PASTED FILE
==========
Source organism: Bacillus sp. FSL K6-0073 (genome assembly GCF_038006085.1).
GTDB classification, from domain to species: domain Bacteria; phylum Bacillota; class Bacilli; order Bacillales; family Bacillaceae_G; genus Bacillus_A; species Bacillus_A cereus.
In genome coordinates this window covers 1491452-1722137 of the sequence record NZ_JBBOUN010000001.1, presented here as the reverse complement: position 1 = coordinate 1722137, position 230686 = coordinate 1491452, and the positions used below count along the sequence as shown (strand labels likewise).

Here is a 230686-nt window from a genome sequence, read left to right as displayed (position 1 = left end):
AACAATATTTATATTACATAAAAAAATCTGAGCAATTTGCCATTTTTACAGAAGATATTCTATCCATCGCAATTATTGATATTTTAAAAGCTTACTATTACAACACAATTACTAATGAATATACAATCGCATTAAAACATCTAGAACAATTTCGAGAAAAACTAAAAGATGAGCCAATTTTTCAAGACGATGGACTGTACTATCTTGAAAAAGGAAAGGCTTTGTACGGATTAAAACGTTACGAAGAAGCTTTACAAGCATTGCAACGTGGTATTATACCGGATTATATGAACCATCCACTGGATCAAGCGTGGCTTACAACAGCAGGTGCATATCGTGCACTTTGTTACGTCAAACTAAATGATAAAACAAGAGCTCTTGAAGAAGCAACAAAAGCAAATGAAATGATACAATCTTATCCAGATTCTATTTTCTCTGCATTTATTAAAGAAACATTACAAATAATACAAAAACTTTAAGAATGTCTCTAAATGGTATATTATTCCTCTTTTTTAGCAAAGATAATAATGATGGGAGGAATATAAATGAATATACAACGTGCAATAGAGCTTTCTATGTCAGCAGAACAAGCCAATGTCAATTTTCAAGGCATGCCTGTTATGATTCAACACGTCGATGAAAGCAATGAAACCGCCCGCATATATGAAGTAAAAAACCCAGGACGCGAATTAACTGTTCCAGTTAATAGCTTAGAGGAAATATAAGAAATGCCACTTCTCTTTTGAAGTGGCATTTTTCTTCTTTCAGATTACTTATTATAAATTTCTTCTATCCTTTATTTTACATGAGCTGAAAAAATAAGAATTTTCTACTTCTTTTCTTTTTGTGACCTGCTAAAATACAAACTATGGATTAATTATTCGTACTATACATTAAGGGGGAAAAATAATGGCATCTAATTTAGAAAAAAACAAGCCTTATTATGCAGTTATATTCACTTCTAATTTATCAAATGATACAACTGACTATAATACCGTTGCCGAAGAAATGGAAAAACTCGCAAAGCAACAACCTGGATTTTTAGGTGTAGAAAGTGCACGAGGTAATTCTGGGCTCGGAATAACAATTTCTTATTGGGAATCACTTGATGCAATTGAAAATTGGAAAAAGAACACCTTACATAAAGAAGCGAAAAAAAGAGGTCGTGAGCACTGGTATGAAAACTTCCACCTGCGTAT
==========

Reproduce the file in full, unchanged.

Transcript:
Source organism: Bacillus sp. FSL K6-0073 (genome assembly GCF_038006085.1).
GTDB classification, from domain to species: domain Bacteria; phylum Bacillota; class Bacilli; order Bacillales; family Bacillaceae_G; genus Bacillus_A; species Bacillus_A cereus.
In genome coordinates this window covers 1491452-1722137 of the sequence record NZ_JBBOUN010000001.1, presented here as the reverse complement: position 1 = coordinate 1722137, position 230686 = coordinate 1491452, and the positions used below count along the sequence as shown (strand labels likewise).

Here is a 230686-nt window from a genome sequence, read left to right as displayed (position 1 = left end):
AACAATATTTATATTACATAAAAAAATCTGAGCAATTTGCCATTTTTACAGAAGATATTCTATCCATCGCAATTATTGATATTTTAAAAGCTTACTATTACAACACAATTACTAATGAATATACAATCGCATTAAAACATCTAGAACAATTTCGAGAAAAACTAAAAGATGAGCCAATTTTTCAAGACGATGGACTGTACTATCTTGAAAAAGGAAAGGCTTTGTACGGATTAAAACGTTACGAAGAAGCTTTACAAGCATTGCAACGTGGTATTATACCGGATTATATGAACCATCCACTGGATCAAGCGTGGCTTACAACAGCAGGTGCATATCGTGCACTTTGTTACGTCAAACTAAATGATAAAACAAGAGCTCTTGAAGAAGCAACAAAAGCAAATGAAATGATACAATCTTATCCAGATTCTATTTTCTCTGCATTTATTAAAGAAACATTACAAATAATACAAAAACTTTAAGAATGTCTCTAAATGGTATATTATTCCTCTTTTTTAGCAAAGATAATAATGATGGGAGGAATATAAATGAATATACAACGTGCAATAGAGCTTTCTATGTCAGCAGAACAAGCCAATGTCAATTTTCAAGGCATGCCTGTTATGATTCAACACGTCGATGAAAGCAATGAAACCGCCCGCATATATGAAGTAAAAAACCCAGGACGCGAATTAACTGTTCCAGTTAATAGCTTAGAGGAAATATAAGAAATGCCACTTCTCTTTTGAAGTGGCATTTTTCTTCTTTCAGATTACTTATTATAAATTTCTTCTATCCTTTATTTTACATGAGCTGAAAAAATAAGAATTTTCTACTTCTTTTCTTTTTGTGACCTGCTAAAATACAAACTATGGATTAATTATTCGTACTATACATTAAGGGGGAAAAATAATGGCATCTAATTTAGAAAAAAACAAGCCTTATTATGCAGTTATATTCACTTCTAATTTATCAAATGATACAACTGACTATAATACCGTTGCCGAAGAAATGGAAAAACTCGCAAAGCAACAACCTGGATTTTTAGGTGTAGAAAGTGCACGAGGTAATTCTGGGCTCGGAATAACAATTTCTTATTGGGAATCACTTGATGCAATTGAAAATTGGAAAAAGAACACCTTACATAAAGAAGCGAAAAAAAGAGGTCGTGAGCACTGGTATGAAAACTTCCACCTGCGTAT